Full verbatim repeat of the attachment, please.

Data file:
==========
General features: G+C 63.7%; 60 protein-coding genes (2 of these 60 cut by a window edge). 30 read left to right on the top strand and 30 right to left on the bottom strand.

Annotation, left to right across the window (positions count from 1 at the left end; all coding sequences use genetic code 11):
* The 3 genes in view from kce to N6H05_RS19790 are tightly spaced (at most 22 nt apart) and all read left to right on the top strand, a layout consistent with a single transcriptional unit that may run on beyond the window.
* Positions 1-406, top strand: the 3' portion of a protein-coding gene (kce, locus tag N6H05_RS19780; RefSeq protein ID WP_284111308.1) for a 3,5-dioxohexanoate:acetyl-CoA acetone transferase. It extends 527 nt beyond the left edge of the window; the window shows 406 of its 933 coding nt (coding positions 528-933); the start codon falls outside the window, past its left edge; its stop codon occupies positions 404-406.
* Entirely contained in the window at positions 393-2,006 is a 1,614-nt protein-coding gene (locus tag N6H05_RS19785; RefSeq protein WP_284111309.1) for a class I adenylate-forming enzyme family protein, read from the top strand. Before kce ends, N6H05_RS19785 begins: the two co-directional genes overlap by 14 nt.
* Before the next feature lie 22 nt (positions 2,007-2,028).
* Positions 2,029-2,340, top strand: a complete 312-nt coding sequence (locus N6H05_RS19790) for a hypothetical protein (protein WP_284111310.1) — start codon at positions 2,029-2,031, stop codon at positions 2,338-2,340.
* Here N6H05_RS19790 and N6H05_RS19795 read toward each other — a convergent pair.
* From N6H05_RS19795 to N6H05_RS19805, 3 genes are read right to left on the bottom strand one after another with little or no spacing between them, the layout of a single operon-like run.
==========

General features: G+C 63.7%; 60 protein-coding genes (2 of these 60 cut by a window edge). 30 read left to right on the top strand and 30 right to left on the bottom strand.

Annotation, left to right across the window (positions count from 1 at the left end; all coding sequences use genetic code 11):
* The 3 genes in view from kce to N6H05_RS19790 are tightly spaced (at most 22 nt apart) and all read left to right on the top strand, a layout consistent with a single transcriptional unit that may run on beyond the window.
* Positions 1-406, top strand: the 3' portion of a protein-coding gene (kce, locus tag N6H05_RS19780; RefSeq protein ID WP_284111308.1) for a 3,5-dioxohexanoate:acetyl-CoA acetone transferase. It extends 527 nt beyond the left edge of the window; the window shows 406 of its 933 coding nt (coding positions 528-933); the start codon falls outside the window, past its left edge; its stop codon occupies positions 404-406.
* Entirely contained in the window at positions 393-2,006 is a 1,614-nt protein-coding gene (locus tag N6H05_RS19785; RefSeq protein WP_284111309.1) for a class I adenylate-forming enzyme family protein, read from the top strand. Before kce ends, N6H05_RS19785 begins: the two co-directional genes overlap by 14 nt.
* Before the next feature lie 22 nt (positions 2,007-2,028).
* Positions 2,029-2,340, top strand: a complete 312-nt coding sequence (locus N6H05_RS19790) for a hypothetical protein (protein WP_284111310.1) — start codon at positions 2,029-2,031, stop codon at positions 2,338-2,340.
* Here N6H05_RS19790 and N6H05_RS19795 read toward each other — a convergent pair.
* From N6H05_RS19795 to N6H05_RS19805, 3 genes are read right to left on the bottom strand one after another with little or no spacing between them, the layout of a single operon-like run.